A particular gatekeeper-the nuclear pore protein called POM121-traffics molecules that increase tumor aggressiveness in prostate cancer.
Nuclear pore proteins may be effective anticancer targets for prostate cancer, according to researchers at Sidney Kimmel Cancer Center – Jefferson Health in Philadelphia. Their findings, published in the journal Cell, report that a particular gatekeeper-the nuclear pore protein called POM121-traffics molecules that increase tumor aggressiveness in prostate cancer.
First author Veronica Rodriguez-Bravo, PhD, assistant professor of cancer biology at Thomas Jefferson University in Philadelphia, said that blocking this gatekeeper prevents several molecules from reaching their targets in the nucleus, thus decreasing tumor growth. She and her colleagues showed that blocking POM121 transport helps restore chemotherapy efficacy in preclinical models of the disease.
“It was surprising to us to find such a striking nuclear pore composition change in advanced metastatic prostate cancer--specifically considering it was not known before and that these changes are related to mechanisms driving the disease,” Rodriguez-Bravo told Cancer Network.
Using computational biology techniques that integrate genetic information from prostate cancer patients and experimental models, the investigators dissected the functions of nuclear pore proteins across the course of the disease from early to late stages. They discovered that an abundance of the POM121 component of the nuclear pore was associated with aggressive tumors that continue to grow despite standard therapy. The researchers also showed that blocking POM121 could block molecules such as MYC, E2F1, and the androgen receptor from reaching the nucleus to activate tumor growth. These three molecules are known to drive aggressive prostate cancer.
Study coauthor Josep Domingo-Domenech, MD, PhD, associate professor of medical oncology at Sidney Kimmel Medical College at Jefferson, said this study demonstrates that blocking the import machinery may be an effective strategy to target the undruggable. MYC is an oncogenic transcription factor in which successful direct blockage does not exist, he said.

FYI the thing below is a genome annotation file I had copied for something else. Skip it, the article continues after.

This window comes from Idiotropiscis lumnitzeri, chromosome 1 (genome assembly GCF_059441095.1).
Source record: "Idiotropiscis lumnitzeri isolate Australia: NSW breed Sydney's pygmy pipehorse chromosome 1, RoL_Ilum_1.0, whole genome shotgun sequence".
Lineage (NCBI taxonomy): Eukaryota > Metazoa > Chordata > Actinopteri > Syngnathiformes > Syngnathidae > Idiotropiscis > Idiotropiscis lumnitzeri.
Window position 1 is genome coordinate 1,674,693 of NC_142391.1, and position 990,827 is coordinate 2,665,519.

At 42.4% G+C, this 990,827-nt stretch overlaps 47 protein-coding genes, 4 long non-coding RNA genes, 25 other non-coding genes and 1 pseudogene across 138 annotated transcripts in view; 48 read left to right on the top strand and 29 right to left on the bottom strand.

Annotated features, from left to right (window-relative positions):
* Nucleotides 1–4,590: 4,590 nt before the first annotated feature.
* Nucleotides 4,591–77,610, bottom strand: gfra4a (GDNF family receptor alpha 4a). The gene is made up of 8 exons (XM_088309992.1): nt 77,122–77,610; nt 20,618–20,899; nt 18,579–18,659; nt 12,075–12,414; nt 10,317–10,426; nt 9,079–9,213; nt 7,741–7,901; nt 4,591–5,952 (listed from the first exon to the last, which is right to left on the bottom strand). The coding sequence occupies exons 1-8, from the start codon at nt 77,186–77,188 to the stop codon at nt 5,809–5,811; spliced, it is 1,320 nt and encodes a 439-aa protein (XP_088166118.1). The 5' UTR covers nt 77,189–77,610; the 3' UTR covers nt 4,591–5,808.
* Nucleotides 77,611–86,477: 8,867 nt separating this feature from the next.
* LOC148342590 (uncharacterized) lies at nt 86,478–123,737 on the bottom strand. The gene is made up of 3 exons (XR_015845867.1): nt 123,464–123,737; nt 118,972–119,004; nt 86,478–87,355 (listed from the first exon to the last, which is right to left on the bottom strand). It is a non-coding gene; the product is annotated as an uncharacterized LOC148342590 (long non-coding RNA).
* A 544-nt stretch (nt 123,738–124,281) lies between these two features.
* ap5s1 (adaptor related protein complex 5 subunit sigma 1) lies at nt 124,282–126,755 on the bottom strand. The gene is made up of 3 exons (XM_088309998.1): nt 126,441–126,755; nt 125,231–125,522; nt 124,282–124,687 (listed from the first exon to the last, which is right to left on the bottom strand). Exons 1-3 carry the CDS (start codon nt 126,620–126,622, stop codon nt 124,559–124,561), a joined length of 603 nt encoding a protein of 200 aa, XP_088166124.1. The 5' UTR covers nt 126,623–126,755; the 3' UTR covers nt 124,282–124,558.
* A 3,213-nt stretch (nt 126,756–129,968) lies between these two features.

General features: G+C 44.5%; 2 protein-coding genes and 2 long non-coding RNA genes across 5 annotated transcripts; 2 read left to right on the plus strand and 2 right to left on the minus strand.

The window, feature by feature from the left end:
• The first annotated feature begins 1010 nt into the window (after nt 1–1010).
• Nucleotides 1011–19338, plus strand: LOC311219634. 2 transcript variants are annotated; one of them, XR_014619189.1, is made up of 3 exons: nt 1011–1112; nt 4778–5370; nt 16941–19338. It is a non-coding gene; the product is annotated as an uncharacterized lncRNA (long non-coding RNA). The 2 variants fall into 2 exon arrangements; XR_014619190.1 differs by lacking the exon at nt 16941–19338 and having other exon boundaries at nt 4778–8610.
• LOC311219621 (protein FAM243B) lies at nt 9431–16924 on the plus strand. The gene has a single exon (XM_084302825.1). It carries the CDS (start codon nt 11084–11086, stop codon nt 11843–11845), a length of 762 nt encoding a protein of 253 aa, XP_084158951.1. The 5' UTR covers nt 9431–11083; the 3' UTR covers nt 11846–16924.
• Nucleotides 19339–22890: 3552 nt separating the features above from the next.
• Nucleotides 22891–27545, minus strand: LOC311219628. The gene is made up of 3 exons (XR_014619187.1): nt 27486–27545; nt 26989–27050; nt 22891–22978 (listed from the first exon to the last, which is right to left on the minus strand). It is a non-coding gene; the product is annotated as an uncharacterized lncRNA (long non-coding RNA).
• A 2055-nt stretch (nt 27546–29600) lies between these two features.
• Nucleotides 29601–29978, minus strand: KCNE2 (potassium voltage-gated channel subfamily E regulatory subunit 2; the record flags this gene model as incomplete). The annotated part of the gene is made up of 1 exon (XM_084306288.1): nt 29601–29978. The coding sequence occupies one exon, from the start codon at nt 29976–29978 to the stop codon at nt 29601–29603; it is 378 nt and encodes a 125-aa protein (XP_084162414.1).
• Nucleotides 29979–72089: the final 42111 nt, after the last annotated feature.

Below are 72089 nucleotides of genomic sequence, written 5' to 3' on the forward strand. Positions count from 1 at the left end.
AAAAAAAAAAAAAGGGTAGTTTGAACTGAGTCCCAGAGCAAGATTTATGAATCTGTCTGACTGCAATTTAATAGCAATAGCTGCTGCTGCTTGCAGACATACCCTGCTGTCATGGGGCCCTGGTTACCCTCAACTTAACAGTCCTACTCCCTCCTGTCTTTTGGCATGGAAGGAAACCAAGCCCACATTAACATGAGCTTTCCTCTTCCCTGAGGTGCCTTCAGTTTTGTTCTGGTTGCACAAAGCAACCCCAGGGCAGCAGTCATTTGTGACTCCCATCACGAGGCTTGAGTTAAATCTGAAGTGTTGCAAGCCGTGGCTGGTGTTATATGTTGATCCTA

“The clinical implication of our study is the description of a paradigm-shifting treatment option for advanced prostate cancer patients. We believe analyzing the status of the nuclear pore will allow identification and stratification of patients in levels of aggressiveness of the tumors. Furthermore, this information will hopefully allow nuclear import inhibitors to be considered as a therapeutic option for such patients,” Domingo-Domenech told Cancer Network.
The researchers are now hoping to identify specific chemical compounds against POM121 and determine their efficacy and toxicity for use in human clinical trials. Soroush Rais-Bahrami, MD, assistant professor of urology and radiology and codirector of the University of Alabama at Birmingham Program for Personalized Prostate Cancer Care in Birmingham, Alabama, said this study shows a promising finding which may change the paradigm of how patients are treated in the future.
“We may be able to sensitize patients with advanced metastatic prostate cancer to various treatments they may otherwise be resistant to. It does need further validation in preclinical studies and clinical trials prior to altering the treatment workflow for these patients with incurable forms of prostate cancer. However, it may provide a path for more successful treatments,” Rais-Bahrami told Cancer Network.